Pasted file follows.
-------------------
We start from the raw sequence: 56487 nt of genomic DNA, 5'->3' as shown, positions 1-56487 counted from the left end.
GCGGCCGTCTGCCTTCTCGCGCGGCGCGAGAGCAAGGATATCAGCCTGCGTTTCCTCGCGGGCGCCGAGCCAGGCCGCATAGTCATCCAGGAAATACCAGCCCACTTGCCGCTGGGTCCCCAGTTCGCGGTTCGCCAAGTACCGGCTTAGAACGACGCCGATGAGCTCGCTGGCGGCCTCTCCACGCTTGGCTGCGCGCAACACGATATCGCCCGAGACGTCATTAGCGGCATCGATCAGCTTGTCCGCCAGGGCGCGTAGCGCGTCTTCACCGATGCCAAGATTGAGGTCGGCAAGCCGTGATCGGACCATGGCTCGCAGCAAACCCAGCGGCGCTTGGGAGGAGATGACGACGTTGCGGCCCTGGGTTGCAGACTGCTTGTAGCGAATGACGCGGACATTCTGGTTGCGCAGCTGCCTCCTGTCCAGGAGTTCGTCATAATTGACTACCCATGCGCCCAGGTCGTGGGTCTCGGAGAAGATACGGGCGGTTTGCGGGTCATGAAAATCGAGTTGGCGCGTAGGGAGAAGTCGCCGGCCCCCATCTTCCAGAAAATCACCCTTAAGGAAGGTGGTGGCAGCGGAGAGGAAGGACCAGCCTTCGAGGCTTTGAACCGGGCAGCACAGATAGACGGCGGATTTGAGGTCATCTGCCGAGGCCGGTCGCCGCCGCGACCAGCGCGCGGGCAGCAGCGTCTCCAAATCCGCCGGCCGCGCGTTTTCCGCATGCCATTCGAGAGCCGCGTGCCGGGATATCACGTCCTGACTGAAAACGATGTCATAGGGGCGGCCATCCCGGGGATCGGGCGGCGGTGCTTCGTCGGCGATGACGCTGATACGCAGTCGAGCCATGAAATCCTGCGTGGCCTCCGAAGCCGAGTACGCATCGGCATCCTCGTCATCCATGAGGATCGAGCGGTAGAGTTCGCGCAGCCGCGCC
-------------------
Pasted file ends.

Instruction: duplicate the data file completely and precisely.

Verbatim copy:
We start from the raw sequence: 56487 nt of genomic DNA, 5'->3' as shown, positions 1-56487 counted from the left end.
GCGGCCGTCTGCCTTCTCGCGCGGCGCGAGAGCAAGGATATCAGCCTGCGTTTCCTCGCGGGCGCCGAGCCAGGCCGCATAGTCATCCAGGAAATACCAGCCCACTTGCCGCTGGGTCCCCAGTTCGCGGTTCGCCAAGTACCGGCTTAGAACGACGCCGATGAGCTCGCTGGCGGCCTCTCCACGCTTGGCTGCGCGCAACACGATATCGCCCGAGACGTCATTAGCGGCATCGATCAGCTTGTCCGCCAGGGCGCGTAGCGCGTCTTCACCGATGCCAAGATTGAGGTCGGCAAGCCGTGATCGGACCATGGCTCGCAGCAAACCCAGCGGCGCTTGGGAGGAGATGACGACGTTGCGGCCCTGGGTTGCAGACTGCTTGTAGCGAATGACGCGGACATTCTGGTTGCGCAGCTGCCTCCTGTCCAGGAGTTCGTCATAATTGACTACCCATGCGCCCAGGTCGTGGGTCTCGGAGAAGATACGGGCGGTTTGCGGGTCATGAAAATCGAGTTGGCGCGTAGGGAGAAGTCGCCGGCCCCCATCTTCCAGAAAATCACCCTTAAGGAAGGTGGTGGCAGCGGAGAGGAAGGACCAGCCTTCGAGGCTTTGAACCGGGCAGCACAGATAGACGGCGGATTTGAGGTCATCTGCCGAGGCCGGTCGCCGCCGCGACCAGCGCGCGGGCAGCAGCGTCTCCAAATCCGCCGGCCGCGCGTTTTCCGCATGCCATTCGAGAGCCGCGTGCCGGGATATCACGTCCTGACTGAAAACGATGTCATAGGGGCGGCCATCCCGGGGATCGGGCGGCGGTGCTTCGTCGGCGATGACGCTGATACGCAGTCGAGCCATGAAATCCTGCGTGGCCTCCGAAGCCGAGTACGCATCGGCATCCTCGTCATCCATGAGGATCGAGCGGTAGAGTTCGCGCAGCCGCGCC